Circling the Square
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Published in: November-December 2004 issue.


IN JULY 2003, Bravo premiered Queer Eye for the Straight Guy, a reality series in which five urbane gay men give lifestyle makeovers to straight men, and it became an overnight cultural phenomenon. That same summer, The New York Times made the coinage “metrosexual”—a straight guy who grooms himself like a stereotypical gay guy—a household word. Both of these pop culture phenomena reveal that a gay makeover of the straight American male has literally reached prime time.

While the media’s reporting on the subject revealed the obvious—that indeed straight men are looking more gay these days—the real and radical change in straight American men has gone virtually unnoticed. Much more than a matter of heterosexual men simply working out, waxing, and wearing Prada, straight men are liberating themselves from homophobia, leaving themselves open to gay influence, and thus to a more expansive idea of what it means to be a man. No longer averse to “gay traits” in the way that straight men of Ronald Reagan’s and John Wayne’s generation were, the new American man has made his way out of this narrow, homophobic ideal of manhood and embraced a larger world. Those in the vanguard include actor Eric McCormack of Will & Grace, who has said that Will is close to his own (non-gay) personality; San Francisco mayor Gavin Newsom, who has become a leading gay activist; and the Carlson twins modeling in unabashedly homoerotic poses for Abercrombie & Fitch. Right behind them is every straight guy who auditioned to go on prime time TV to be made over by a team of gay men. Call him the “post-straight” American male.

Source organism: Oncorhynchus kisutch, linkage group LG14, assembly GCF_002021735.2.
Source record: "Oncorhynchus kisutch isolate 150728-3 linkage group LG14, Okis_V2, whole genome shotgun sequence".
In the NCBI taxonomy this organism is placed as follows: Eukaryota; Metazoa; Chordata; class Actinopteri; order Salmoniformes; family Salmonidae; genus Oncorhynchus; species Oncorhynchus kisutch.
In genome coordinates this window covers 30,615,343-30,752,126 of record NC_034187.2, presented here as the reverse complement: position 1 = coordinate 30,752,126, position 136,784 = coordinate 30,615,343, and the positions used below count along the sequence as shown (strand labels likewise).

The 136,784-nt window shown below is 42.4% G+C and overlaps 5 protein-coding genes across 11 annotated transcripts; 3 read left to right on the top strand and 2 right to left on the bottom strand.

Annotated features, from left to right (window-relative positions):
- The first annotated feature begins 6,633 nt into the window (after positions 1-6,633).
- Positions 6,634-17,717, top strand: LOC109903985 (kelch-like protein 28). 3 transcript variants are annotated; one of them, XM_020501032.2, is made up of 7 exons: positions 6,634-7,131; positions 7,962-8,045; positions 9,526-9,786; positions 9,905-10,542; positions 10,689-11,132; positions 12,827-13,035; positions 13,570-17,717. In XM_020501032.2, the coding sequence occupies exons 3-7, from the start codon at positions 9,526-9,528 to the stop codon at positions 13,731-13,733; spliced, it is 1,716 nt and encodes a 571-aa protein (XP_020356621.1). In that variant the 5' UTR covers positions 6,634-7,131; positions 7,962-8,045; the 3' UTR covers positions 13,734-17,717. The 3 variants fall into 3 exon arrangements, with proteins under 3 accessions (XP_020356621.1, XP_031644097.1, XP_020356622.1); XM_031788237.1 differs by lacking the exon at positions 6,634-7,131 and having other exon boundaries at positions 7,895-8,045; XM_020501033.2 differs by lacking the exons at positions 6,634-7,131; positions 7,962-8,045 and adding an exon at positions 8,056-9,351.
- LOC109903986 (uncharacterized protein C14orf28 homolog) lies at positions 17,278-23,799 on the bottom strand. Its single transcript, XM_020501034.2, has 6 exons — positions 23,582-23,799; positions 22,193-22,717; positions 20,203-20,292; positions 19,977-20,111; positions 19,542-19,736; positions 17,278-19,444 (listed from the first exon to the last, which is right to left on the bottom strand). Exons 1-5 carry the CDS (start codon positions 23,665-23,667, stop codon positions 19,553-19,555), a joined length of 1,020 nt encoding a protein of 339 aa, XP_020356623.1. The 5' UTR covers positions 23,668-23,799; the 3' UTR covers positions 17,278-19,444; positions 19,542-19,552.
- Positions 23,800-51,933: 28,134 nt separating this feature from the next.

The rise of the post-straight male constitutes a drastic shift in the Zeitgeist, because in traditional American culture homophobia in men has not only been indulged, it has been respected. And the impact of this phobia was by no means limited to maintaining the great divide between straight men and gay men. Anything associated with male homosexuality—from dancing and creativity to male beauty and friendships with women—has been stigmatized, too, estranging the straight American male from human traits erroneously labeled as “gay.” Exerting what is surely the greatest impact on American manhood since the rise of feminism in the 1970’s, gay liberation is not only helping to heal relationships between straight men and gay men, it is also allowing “gay” qualities back into the construction of masculinity, and many straight men are realizing that they’ve been on the losing end of homophobia, too.

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